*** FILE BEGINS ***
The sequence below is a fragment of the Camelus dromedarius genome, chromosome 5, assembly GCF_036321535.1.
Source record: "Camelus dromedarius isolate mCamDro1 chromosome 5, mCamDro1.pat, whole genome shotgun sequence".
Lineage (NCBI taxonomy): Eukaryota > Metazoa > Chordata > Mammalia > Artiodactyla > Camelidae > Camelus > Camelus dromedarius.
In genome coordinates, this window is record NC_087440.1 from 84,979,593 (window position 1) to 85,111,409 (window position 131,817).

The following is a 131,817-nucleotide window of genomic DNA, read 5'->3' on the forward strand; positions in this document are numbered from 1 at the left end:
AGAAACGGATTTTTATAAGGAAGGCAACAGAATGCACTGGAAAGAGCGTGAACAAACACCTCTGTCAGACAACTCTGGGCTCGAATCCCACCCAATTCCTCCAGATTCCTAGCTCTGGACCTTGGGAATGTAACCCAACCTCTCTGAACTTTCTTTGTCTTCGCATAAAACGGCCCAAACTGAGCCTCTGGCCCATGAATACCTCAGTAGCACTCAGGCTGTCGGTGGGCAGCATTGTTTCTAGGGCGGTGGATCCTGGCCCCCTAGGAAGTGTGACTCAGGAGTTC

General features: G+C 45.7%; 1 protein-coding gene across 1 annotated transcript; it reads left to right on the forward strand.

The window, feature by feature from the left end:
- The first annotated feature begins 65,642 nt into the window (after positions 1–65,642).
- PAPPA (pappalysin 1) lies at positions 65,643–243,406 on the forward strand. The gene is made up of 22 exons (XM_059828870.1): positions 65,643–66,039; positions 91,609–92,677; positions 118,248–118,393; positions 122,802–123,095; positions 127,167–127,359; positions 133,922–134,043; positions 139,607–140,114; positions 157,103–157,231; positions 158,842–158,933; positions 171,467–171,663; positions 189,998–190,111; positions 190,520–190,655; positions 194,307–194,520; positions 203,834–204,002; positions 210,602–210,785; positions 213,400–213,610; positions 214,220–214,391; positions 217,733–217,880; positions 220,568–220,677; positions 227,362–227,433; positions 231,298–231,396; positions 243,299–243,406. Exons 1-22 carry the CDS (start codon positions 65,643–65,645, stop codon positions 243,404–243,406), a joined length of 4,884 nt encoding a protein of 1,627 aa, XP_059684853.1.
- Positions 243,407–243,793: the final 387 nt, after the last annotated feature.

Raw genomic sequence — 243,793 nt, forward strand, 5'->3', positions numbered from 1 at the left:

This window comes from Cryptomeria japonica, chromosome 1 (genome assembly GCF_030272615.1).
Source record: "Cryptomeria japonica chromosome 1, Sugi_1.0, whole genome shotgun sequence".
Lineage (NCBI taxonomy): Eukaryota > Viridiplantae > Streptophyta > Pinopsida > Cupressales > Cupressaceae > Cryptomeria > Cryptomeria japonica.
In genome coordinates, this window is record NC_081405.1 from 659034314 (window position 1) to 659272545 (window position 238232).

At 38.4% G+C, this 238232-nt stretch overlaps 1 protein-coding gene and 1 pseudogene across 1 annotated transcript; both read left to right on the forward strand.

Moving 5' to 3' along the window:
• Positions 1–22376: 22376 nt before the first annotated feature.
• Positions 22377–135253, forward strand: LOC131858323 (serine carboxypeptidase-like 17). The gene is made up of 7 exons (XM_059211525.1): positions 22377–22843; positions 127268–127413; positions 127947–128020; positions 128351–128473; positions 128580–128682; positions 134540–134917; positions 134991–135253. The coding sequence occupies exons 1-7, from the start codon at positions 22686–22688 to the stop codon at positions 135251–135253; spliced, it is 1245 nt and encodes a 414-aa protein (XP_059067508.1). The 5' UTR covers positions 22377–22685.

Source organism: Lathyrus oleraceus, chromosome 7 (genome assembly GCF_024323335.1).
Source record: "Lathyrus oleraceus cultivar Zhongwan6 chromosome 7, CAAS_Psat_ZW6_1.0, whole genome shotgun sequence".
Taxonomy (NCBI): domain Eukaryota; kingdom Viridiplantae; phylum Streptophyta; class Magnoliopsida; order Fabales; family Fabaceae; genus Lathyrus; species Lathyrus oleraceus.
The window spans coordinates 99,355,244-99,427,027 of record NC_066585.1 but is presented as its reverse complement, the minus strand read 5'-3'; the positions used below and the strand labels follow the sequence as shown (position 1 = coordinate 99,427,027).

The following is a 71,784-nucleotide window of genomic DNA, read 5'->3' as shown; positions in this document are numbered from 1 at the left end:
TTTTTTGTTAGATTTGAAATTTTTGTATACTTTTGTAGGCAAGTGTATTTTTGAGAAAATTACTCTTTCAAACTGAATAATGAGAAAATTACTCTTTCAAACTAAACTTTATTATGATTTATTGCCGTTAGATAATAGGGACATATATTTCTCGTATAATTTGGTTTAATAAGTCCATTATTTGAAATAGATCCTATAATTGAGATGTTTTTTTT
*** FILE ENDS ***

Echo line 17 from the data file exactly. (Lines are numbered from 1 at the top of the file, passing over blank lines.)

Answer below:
At 38.4% G+C, this 238232-nt stretch overlaps 1 protein-coding gene and 1 pseudogene across 1 annotated transcript; both read left to right on the forward strand.